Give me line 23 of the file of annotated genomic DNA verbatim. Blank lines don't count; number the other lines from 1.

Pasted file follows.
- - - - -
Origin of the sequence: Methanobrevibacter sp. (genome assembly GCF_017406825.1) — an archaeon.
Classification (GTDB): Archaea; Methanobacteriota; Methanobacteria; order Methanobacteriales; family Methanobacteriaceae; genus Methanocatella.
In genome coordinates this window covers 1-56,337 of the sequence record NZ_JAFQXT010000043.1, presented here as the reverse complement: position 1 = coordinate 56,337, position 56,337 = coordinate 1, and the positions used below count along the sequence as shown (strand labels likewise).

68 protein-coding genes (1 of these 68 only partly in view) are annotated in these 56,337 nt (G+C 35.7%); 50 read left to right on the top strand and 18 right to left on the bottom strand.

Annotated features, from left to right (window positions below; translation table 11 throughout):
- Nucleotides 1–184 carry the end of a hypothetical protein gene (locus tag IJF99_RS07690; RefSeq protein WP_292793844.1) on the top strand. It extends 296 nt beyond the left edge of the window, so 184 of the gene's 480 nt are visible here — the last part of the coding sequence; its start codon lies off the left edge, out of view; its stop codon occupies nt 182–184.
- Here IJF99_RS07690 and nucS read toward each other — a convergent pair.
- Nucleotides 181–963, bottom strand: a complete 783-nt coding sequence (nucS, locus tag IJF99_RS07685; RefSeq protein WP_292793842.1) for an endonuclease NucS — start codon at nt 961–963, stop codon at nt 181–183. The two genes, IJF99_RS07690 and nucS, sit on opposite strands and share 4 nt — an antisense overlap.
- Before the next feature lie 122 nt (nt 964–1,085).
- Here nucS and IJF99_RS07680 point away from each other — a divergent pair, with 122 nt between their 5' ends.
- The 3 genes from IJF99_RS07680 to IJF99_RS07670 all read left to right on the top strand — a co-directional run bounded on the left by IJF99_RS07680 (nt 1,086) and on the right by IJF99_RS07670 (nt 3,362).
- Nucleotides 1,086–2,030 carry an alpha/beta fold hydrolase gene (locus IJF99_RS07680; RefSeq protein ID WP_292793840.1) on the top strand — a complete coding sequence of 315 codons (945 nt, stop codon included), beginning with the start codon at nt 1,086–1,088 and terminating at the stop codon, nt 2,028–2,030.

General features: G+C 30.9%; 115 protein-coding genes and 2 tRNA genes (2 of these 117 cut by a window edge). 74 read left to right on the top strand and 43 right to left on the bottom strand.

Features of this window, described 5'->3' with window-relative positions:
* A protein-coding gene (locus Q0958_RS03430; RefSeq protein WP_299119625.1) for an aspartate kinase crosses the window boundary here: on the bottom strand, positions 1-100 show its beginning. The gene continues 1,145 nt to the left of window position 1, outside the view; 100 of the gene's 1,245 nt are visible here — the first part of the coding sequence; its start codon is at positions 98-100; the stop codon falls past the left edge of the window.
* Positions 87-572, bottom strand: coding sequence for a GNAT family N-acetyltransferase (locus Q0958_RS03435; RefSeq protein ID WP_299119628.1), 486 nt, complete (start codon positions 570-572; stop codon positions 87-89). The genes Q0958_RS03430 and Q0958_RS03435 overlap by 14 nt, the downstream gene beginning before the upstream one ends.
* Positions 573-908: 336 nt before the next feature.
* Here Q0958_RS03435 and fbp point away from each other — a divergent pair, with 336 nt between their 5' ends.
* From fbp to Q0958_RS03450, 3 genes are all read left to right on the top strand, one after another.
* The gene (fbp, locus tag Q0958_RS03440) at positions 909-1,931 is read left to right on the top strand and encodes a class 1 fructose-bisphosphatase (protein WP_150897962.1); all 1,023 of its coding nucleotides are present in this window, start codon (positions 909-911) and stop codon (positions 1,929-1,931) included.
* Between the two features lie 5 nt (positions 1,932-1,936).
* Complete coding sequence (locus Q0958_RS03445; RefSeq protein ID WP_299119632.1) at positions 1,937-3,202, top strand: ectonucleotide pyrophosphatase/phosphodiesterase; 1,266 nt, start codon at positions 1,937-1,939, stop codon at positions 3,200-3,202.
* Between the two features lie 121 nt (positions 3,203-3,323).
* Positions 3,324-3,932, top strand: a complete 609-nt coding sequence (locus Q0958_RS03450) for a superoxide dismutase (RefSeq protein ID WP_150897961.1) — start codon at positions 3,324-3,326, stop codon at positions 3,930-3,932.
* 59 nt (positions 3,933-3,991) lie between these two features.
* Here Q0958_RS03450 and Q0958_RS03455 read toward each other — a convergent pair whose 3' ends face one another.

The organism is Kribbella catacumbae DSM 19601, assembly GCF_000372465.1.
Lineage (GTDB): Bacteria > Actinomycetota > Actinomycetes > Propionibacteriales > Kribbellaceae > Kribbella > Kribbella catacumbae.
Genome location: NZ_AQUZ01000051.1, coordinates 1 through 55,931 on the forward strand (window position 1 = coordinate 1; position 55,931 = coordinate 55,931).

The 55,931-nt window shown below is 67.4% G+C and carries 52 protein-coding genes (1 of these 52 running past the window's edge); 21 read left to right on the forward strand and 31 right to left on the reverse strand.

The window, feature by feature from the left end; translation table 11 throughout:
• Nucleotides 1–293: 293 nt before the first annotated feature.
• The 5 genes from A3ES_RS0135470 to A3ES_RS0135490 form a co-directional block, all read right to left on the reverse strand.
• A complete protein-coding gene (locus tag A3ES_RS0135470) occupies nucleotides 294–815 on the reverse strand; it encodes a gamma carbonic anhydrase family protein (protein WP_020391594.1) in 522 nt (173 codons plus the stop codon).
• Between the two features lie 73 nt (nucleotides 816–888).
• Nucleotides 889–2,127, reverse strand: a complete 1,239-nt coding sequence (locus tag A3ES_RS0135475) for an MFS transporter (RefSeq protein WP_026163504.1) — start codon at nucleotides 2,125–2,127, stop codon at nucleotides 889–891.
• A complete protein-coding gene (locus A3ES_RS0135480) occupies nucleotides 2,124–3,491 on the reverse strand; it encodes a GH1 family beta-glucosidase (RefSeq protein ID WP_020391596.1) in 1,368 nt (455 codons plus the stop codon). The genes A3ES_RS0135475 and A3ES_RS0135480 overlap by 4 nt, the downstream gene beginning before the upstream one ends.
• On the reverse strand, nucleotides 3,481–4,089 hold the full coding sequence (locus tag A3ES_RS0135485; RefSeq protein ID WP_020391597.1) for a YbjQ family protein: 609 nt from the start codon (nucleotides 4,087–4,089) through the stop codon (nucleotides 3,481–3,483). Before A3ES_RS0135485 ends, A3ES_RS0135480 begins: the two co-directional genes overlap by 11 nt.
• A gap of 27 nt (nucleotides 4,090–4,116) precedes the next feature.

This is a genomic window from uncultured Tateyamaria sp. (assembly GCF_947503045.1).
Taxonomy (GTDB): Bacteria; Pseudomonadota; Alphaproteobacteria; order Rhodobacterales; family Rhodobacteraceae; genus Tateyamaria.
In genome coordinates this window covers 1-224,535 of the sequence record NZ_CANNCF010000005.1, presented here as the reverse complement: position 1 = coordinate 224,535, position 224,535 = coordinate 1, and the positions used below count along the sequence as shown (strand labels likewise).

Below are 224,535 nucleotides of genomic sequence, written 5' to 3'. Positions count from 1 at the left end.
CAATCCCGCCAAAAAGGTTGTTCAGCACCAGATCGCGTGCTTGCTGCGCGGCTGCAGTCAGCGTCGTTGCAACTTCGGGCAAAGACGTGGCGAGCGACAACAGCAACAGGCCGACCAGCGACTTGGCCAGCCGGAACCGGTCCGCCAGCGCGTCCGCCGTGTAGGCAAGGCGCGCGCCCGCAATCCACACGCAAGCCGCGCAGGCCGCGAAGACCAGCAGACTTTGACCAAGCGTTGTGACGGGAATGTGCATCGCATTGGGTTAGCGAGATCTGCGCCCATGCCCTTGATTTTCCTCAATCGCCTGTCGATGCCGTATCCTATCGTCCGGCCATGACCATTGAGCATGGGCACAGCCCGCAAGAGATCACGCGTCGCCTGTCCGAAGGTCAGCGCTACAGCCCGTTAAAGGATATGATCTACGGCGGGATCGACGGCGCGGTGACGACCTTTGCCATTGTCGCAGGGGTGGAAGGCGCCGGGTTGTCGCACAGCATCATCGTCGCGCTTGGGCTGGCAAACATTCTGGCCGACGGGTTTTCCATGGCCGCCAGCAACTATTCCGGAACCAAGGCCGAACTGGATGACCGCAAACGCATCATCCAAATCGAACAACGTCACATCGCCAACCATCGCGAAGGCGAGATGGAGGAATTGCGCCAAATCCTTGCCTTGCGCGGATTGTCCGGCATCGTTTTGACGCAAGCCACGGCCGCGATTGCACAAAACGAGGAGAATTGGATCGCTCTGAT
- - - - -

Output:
* Between the two features lie 121 nt (positions 3,203-3,323).